VMware’s growing interest on OpenStack is clearly visible day by day. And it got a solid stamp when VMware’s CEO, Pat Gelsinger said on his keynote speech in VMworld 2013 in San Francisco “If you want to run OpenStack, vSphere is the best platform!” Off late VMware has been doing quite a bit of work on OpenStack development, right from having a dedicated OpenStack Team to releasing drivers for different OpenStack services like Nova, Cinder etc. And around the same line VMware partnered with Canonical (The UK based company behind the success of Ubuntu Linux) to provide a comprehensive services on OpenStack. Ubuntu is the most preferred choice for deploying OpenStack as the underlying Operating System. Similarly VMware vSphere has been the market leading Hypervisor but VMware didn’t have a great luck at expanding it’s business on the service provider segment. With all the service providers and Telcos now embracing the cloud business model, it makes lot of sense for them to adopt the open and extensible cloud computing approach. and there OpenStack wins over VMware vCloud. Also without having to embrace OpenStack, VMware has risk of losing it’s existing customer base slowly moving to other alternate hypervisors and cloud platforms. And with OpenStack having the flexibility of using any of the leading hypervisors like ESXi, Hyper-V, Xen or KVM, service providers may opt the Amazon Web Services model (AWS is built on custom version of Open Source Xen Hypervisor). Also in my opinion, it will give the enterprise segment a smooth transition from VMware vSphere based Virtualized Data Centers to OpenStack based vendor-neutral (well, almost!) cloud deployment.
Let’s now look at some of the key strategies and technologies behind this partnership. And to me, this partnership doesn’t necessarily mean that this works only for Canonical based OpenStack deployment. It’s valid for any OpenStack provider like HP (HP CloudOS is based on OpenStack: http://www.hpcloud.com/why-hp-cloud) or IBM or Red Hat.
As you can see from the diagram here, all the Red Blocks are the standard OpenStack components like Nova, Cinder, Swift etc. whereas all the Purple Blocks are of Canonical’s value-addition on top of standard OpenStack framework. These are Maas, Juju & Landscape for Ubuntu Management and Orchestration services. And the Blue Blocks are of different VMware products or technologies like vSphere (Hypervisor & it’s management server), NSX (marketing leading SDN solution, acquired through Nicira), vCenter Datastores (these could be either third party storage and/or VMware’s newly introduced vSAN), vSOM (vCenter Operations Management like vCOPS, Log Insight etc.) and vCAC (vCloud Automation Center, acquired through DynamicOps)
(in case you are not familiar with different OpenStack services, I encourage you to revisit my previous blog post on the same line titled as “OpenStack Havana Components Simplified”)
Now in this diagram as you can see, VMware has released individual drivers for the major services of OpenStack. Through vSphere Driver, Nova Compute can talk to vCenter Server. And the same way, through vSphere Datastore driver Glance and Cinder can talk to vCenter Server. And for Neutron Networking services, VMware (actually by Nicira) has a NSX driver to talk to the NSX SDN Controller. And these in turn talk to the vSphere ecosystem or what VMware loves to call as SDDC (Software Defined Data Center).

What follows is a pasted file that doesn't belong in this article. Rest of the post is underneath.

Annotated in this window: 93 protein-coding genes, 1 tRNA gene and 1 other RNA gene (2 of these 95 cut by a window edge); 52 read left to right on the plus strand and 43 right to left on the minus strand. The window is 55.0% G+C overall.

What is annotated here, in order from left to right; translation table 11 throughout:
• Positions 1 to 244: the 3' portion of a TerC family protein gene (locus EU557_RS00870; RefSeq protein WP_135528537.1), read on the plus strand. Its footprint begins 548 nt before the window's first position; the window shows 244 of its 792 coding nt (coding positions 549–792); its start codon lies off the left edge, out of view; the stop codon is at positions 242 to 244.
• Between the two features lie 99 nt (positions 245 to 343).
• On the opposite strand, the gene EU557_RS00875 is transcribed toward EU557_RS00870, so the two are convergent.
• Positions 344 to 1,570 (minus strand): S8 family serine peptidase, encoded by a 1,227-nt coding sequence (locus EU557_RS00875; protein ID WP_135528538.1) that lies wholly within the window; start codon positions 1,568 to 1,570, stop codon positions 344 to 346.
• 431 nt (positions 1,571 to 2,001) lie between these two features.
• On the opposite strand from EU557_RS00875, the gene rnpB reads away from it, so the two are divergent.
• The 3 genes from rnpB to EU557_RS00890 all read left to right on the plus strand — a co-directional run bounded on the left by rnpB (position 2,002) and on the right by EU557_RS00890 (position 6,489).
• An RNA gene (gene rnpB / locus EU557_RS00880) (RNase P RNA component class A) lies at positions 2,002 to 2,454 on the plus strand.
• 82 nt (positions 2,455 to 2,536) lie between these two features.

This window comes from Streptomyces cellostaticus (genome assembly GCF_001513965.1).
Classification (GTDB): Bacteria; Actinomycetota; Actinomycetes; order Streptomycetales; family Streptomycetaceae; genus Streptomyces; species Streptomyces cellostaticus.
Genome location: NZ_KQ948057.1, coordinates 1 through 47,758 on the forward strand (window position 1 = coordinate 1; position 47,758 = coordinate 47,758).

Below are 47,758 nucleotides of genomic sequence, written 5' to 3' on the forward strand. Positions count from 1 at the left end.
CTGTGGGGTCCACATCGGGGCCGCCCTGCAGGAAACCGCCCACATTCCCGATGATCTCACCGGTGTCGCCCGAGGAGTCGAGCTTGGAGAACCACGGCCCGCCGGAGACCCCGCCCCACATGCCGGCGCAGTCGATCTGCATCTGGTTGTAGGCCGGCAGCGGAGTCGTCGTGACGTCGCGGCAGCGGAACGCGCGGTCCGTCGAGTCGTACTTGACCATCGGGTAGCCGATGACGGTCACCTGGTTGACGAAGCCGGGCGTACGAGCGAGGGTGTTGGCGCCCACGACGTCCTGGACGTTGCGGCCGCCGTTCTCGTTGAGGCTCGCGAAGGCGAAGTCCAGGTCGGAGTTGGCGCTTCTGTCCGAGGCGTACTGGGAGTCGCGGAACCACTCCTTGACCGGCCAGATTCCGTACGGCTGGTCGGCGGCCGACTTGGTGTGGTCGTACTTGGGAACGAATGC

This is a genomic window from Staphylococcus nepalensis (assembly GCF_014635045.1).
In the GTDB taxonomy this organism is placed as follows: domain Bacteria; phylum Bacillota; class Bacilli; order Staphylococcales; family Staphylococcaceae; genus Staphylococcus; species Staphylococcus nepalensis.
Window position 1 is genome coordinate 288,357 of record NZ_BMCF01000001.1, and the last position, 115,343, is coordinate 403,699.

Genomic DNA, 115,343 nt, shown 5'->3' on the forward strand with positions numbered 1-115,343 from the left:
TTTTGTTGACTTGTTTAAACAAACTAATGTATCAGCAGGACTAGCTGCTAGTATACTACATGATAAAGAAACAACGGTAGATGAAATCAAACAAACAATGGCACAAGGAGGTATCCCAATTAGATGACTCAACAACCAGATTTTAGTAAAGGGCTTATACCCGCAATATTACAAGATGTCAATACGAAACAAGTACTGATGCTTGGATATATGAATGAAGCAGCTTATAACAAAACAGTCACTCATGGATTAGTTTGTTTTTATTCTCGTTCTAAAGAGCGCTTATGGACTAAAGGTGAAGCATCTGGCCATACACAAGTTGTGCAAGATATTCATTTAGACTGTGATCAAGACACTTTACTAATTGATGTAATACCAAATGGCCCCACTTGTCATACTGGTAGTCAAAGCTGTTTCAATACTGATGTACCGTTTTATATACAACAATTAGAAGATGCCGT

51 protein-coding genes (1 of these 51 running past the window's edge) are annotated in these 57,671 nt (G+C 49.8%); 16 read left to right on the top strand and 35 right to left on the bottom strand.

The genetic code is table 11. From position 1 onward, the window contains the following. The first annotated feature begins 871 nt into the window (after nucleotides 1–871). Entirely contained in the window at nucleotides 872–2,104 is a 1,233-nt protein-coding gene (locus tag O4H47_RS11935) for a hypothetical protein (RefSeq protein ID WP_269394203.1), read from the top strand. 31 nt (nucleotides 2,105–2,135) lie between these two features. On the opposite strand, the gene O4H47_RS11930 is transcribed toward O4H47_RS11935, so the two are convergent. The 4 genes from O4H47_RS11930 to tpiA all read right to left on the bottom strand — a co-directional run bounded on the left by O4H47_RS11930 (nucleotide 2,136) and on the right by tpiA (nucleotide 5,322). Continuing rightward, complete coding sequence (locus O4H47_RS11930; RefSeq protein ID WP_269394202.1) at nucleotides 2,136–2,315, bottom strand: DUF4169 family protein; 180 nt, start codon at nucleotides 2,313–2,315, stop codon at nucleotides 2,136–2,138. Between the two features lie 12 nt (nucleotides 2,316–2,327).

Now in the above diagram, it is depicted how the entire solution architecture diagram may look like. Let’s list down the different possible steps/actions…
1. Ubuntu (Canonical) provides a set of value-added services for simplified management and Orchestration in the form of Juju, MAAS and Landscape. These services help you to deploy OpenStack in much faster, automated and effective way.
2. There are two blocks on the whole diagram, one (Left Column) is for Management Cluster and another one (Right Column) is for Guest or Tenant Cluster.
3. Different OpenStack services like Nova, Cinder etc. may be deployed on either on Physical Servers or on Virtual Machines on a separate vSphere Cluster.
4. You can have a separate vSphere Compute Cluster which will talk to the OpenStack services through Nova Driver (built by VMware) and this cluster will host the different guest OS.
5. At the same time in a mixed environment, you may have another Hypervisor like alternate KVM which can also host some part of the compute workload.
VMware recommends that you should ideally go for IceHouse release of OpenStack, or at least Havana release along-with VMware vSphere latest version 5.5
As I said earlier by taking this approach VMware has adopted a very smart move. This also shows that they want to make it flexible enough to be well-integrated with non-proprietary popular cloud computing framework like OpenStack. This is also beneficial for it’s partner ecosystem, since with the VMware released drivers for OpenStack services, it can be almost safely said that whatever can be integrated with SDDC, that can work with OpenStack now. Well, how mature these drivers and services are going to be and how the industry embraces this relationship only time will tell. But, yes it definitely can open a whole new world of possibilities in Cloud specially for enterprise customers.
(This article was first published at Amitabh’s Personal Blog: www.Amitabh-vWorld.Com)